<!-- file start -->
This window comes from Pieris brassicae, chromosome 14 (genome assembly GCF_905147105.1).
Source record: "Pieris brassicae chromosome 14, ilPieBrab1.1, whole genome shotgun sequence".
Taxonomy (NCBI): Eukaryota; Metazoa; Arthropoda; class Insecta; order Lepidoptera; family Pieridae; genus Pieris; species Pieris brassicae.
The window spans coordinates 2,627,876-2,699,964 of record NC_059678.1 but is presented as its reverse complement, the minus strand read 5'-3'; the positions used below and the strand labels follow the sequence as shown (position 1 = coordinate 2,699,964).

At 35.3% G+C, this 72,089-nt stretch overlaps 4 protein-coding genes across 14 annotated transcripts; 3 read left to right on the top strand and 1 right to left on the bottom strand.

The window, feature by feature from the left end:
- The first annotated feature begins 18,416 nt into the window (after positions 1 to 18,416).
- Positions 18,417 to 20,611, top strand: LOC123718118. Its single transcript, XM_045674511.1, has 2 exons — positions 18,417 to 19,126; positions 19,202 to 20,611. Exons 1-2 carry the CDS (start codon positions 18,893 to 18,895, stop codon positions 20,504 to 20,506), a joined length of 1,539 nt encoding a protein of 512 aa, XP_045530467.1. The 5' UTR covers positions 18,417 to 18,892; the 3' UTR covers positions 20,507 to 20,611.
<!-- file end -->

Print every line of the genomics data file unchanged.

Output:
This window comes from Pieris brassicae, chromosome 14 (genome assembly GCF_905147105.1).
Source record: "Pieris brassicae chromosome 14, ilPieBrab1.1, whole genome shotgun sequence".
Taxonomy (NCBI): Eukaryota; Metazoa; Arthropoda; class Insecta; order Lepidoptera; family Pieridae; genus Pieris; species Pieris brassicae.
The window spans coordinates 2,627,876-2,699,964 of record NC_059678.1 but is presented as its reverse complement, the minus strand read 5'-3'; the positions used below and the strand labels follow the sequence as shown (position 1 = coordinate 2,699,964).

At 35.3% G+C, this 72,089-nt stretch overlaps 4 protein-coding genes across 14 annotated transcripts; 3 read left to right on the top strand and 1 right to left on the bottom strand.

The window, feature by feature from the left end:
- The first annotated feature begins 18,416 nt into the window (after positions 1 to 18,416).
- Positions 18,417 to 20,611, top strand: LOC123718118. Its single transcript, XM_045674511.1, has 2 exons — positions 18,417 to 19,126; positions 19,202 to 20,611. Exons 1-2 carry the CDS (start codon positions 18,893 to 18,895, stop codon positions 20,504 to 20,506), a joined length of 1,539 nt encoding a protein of 512 aa, XP_045530467.1. The 5' UTR covers positions 18,417 to 18,892; the 3' UTR covers positions 20,507 to 20,611.